Even before the massacre, however, Congress had restricted military aid to Uzbekistan in light of the country’s poor human rights record. In 2004, it passed legislation that imposed strict limits on training of Uzbek military officers and an outright ban on funding for arms transfers.
Under the law, those provisions could be eased or lifted only if the secretary of state certified that Tashkent was making "substantial and continuing progress" in improving respect for human rights. No secretary of state, including Clinton, who met with Karimov in Tashkent last December, has done so.
Geopolitics, however, has made Uzbekistan’s strategic location – particularly its status as a central hub in the so-called Northern Distribution Network (NDN), a set of commercial agreements between NATO members and countries of the former Soviet Union to ship supplies overland to Afghanistan – more important than ever to Washington’s efforts to subdue the Taliban insurgency.
The NDN’s importance has grown significantly over the past year as strains between the U.S. and Pakistan – whose territory has long been the main supply route for NATO troops in Afghanistan – have grown ever more acute. Nearly half of all external supplies for NATO troops are now shipped via the NDN, and about 98 percent of those supplies pass through Uzbekistan, according to a recent report by Eurasianet.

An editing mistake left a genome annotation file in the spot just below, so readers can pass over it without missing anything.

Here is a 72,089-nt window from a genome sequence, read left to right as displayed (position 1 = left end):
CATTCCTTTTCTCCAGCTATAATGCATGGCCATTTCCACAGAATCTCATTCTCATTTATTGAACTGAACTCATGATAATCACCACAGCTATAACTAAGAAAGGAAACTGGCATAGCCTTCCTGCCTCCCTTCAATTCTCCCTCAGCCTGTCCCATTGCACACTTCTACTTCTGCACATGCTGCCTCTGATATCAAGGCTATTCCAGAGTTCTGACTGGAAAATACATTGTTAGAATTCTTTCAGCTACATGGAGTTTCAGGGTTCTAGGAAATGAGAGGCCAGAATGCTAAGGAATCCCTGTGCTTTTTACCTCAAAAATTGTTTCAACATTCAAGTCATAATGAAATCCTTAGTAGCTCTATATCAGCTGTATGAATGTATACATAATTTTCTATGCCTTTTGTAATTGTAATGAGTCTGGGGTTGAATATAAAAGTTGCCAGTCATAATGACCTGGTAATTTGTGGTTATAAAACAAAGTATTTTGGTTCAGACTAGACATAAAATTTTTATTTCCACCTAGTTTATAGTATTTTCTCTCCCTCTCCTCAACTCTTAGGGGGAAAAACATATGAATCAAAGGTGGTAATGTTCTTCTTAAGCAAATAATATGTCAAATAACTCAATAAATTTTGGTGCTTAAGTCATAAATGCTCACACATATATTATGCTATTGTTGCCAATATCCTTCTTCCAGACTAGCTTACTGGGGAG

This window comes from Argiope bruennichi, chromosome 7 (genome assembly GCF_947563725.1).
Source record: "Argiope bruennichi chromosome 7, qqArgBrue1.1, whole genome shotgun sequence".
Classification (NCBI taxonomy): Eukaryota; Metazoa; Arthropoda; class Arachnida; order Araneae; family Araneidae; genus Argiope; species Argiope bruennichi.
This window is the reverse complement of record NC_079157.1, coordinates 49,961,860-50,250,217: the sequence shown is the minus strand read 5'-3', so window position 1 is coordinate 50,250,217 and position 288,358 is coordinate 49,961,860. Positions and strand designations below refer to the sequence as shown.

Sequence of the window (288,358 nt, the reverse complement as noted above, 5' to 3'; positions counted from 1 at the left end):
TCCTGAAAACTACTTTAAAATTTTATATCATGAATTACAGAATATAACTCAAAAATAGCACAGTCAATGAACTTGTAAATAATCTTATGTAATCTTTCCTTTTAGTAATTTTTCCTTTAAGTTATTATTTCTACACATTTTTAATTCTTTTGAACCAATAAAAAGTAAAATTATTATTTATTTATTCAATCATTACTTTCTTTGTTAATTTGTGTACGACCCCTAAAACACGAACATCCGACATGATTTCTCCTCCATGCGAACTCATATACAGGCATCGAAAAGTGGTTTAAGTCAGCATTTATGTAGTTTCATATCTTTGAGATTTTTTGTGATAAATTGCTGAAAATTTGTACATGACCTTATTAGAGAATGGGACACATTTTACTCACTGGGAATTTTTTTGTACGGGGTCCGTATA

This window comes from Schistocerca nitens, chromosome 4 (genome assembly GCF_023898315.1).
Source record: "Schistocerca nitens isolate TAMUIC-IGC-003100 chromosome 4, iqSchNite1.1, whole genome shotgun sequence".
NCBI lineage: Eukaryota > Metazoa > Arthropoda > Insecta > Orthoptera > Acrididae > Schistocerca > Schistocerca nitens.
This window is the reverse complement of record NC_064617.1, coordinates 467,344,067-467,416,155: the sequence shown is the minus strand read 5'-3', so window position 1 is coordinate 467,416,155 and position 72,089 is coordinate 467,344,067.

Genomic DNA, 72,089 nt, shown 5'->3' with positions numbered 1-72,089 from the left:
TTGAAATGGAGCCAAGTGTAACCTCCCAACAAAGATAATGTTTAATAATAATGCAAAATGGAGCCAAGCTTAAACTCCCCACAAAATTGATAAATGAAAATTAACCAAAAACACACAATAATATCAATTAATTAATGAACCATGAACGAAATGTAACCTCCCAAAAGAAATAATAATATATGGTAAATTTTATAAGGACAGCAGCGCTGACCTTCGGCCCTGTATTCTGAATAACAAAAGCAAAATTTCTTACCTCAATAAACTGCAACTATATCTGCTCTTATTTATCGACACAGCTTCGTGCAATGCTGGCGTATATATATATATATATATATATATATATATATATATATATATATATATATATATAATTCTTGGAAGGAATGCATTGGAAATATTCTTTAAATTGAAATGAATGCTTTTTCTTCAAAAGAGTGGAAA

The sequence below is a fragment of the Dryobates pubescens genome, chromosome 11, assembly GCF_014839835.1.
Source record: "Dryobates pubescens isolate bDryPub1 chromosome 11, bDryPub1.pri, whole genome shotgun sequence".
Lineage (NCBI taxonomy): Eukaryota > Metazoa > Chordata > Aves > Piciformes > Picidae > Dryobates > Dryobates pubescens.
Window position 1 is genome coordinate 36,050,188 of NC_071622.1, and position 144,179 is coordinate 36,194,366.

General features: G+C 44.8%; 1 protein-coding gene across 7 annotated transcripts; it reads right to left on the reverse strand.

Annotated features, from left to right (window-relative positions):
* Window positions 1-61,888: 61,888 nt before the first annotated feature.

Moreover, with Obama committed to withdrawing 30,000 U.S. troops from Afghanistan over the next year and NATO planning to withdraw all its forces by 2014, the Pentagon wants to ensure that Uzbekistan will permit the supply line to run through its territory in both directions. Such a two-way transit accord is currently being negotiated with Tashkent, as well as other Central Asian capitals.
According to recently disclosed Wikileaks cables, Karimov has used his cooperation in the NDN as leverage against U.S. pressure on human rights issues.
One cable from February 2010 indicated that Karimov wanted "legitimacy and recognition" from Washington in the form of Clinton’s visit to Tashkent and the "lifting or waiving of the Congressional restrictions" on military aid and sales.
Administration officials have said that the human rights situation has not improved sufficiently to warrant the required certification. As a result, they have been lobbying key members of Congress to enact a "waiver" of the 2004 legislation instead.
Last week, the Senate Appropriations Committee went along with the waiver request, virtually assuring its ultimate approval by Congress as a whole.